I don’t know if Cameron’s explosive device is real and guessing from the “season” finale of SCC we won’t find out because the show is obviously canceled. Cameron has lied several times to John regarding her “health” and has gone through many attempts to try to fix herself without John knowing. And thanks to the magic of television…surprise…John found out! Then Cameron presents John with her self-destruct button. It may be more for John’s peace of mind more than anything, but bottom line is I trust Cameron to protect John, she in some ways knows him better than he does because she knows what he is like in the future.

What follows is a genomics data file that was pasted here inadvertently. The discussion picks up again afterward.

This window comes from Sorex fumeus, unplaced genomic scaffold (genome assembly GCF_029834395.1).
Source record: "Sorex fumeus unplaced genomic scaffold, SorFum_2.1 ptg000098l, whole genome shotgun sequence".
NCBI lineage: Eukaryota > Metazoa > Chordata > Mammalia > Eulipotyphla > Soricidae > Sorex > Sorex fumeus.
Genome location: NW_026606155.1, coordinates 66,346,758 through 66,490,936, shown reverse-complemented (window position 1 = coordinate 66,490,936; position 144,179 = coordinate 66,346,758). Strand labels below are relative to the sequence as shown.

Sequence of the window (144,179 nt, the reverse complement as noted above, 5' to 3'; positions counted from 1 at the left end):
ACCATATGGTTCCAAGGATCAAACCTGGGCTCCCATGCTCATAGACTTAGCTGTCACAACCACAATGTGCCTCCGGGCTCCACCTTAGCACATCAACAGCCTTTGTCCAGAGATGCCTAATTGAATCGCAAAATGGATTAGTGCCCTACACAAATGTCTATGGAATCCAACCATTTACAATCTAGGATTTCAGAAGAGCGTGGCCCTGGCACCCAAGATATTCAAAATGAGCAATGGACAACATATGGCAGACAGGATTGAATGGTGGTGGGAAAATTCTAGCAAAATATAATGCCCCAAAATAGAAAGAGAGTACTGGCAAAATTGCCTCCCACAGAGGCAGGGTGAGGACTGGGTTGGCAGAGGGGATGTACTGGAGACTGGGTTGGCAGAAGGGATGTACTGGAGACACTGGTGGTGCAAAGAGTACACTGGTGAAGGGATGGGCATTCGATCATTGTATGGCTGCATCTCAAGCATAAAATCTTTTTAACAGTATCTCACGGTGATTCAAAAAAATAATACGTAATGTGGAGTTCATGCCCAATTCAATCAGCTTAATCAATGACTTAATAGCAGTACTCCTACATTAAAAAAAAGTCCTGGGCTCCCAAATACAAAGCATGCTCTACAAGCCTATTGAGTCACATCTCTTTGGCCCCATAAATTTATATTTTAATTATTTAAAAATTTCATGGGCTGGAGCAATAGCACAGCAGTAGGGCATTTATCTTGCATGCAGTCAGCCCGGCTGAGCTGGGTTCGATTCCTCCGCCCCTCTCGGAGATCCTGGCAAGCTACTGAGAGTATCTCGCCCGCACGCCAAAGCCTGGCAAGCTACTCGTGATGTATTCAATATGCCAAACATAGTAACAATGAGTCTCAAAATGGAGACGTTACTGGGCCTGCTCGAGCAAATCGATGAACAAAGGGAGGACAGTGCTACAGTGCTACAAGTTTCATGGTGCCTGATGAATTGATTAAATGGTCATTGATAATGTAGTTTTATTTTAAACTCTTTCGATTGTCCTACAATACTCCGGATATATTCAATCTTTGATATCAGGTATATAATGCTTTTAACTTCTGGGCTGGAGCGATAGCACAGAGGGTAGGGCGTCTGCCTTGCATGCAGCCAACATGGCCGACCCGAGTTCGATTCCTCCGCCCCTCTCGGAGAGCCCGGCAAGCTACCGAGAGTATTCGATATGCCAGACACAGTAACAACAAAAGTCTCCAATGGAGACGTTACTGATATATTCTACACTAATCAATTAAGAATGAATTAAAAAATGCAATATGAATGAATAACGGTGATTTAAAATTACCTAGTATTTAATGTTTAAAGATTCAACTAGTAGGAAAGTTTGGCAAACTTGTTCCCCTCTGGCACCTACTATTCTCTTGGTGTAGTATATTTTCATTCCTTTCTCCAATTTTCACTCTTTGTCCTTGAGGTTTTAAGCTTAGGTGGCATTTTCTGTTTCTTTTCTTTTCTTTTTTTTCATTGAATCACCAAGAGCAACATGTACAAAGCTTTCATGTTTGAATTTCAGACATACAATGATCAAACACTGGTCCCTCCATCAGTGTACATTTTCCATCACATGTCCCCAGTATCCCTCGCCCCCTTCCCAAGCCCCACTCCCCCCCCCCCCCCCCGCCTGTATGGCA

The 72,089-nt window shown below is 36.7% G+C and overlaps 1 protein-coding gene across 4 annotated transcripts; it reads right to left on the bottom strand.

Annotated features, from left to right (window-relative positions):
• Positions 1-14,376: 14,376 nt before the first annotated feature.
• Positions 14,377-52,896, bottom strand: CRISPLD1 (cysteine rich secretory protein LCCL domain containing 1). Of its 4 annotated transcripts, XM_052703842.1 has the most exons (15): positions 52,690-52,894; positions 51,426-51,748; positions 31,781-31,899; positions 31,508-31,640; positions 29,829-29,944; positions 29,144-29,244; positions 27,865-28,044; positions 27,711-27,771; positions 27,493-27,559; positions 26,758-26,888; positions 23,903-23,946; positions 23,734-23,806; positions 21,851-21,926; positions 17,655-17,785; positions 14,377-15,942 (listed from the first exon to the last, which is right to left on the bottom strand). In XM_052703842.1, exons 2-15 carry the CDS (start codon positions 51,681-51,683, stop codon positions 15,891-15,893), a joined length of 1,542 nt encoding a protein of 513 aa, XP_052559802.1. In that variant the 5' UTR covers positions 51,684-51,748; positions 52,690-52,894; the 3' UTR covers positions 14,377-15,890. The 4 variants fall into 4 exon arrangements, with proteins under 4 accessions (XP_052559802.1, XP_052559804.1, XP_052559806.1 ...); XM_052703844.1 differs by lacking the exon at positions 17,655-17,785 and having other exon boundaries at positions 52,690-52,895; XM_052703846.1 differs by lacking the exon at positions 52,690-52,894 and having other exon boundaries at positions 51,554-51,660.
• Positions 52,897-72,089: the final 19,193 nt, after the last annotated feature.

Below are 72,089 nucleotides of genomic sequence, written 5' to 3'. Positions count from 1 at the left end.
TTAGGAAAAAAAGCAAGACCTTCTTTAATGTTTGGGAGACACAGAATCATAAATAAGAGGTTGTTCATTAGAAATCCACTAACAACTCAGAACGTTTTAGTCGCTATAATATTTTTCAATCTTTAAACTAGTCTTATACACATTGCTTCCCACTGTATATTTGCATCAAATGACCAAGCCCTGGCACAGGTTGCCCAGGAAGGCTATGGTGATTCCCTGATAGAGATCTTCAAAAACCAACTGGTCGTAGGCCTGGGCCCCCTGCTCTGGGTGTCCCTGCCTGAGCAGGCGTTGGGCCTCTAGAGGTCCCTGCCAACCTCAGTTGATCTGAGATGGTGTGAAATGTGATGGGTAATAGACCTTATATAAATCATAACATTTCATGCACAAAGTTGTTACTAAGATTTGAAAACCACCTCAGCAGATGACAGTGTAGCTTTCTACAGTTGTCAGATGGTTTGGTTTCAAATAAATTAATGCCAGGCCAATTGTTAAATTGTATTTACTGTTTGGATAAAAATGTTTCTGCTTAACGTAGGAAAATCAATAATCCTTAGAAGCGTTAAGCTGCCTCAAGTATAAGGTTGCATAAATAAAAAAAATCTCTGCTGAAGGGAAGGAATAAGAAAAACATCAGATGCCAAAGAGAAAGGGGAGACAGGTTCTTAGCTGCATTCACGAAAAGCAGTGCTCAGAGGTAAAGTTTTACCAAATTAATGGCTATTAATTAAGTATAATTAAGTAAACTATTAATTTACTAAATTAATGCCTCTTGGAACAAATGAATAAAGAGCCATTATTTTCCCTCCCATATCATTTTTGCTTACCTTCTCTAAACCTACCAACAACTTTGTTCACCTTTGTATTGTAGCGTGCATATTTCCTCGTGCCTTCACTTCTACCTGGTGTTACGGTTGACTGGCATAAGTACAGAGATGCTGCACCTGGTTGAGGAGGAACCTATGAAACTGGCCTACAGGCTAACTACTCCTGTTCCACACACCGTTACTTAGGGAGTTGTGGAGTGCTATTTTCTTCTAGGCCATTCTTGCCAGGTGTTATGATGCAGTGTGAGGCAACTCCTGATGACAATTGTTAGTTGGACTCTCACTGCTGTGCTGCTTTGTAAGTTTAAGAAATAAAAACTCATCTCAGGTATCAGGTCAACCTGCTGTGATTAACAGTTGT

B: Curiosity implies an experience of pleasure in learning (and power), but I guess that doesn’t qualify as emotion. Even economists can experience that. Har. But John Henry had an extremely difficult time when he was shut down (experiencing death), and Cameron’s sexual-allure programming and her protect-John programming have overlapped in numerous weird situations that have made her behavior seem irrational– or, more precisely, justified based on her psychological state. I think the possibility of Cameron fighting her urges and loving John Connor, and John Henry fearing death and keeping secrets, cannot be dismissed as mere non-subjective output on the basis of the evidence in the show.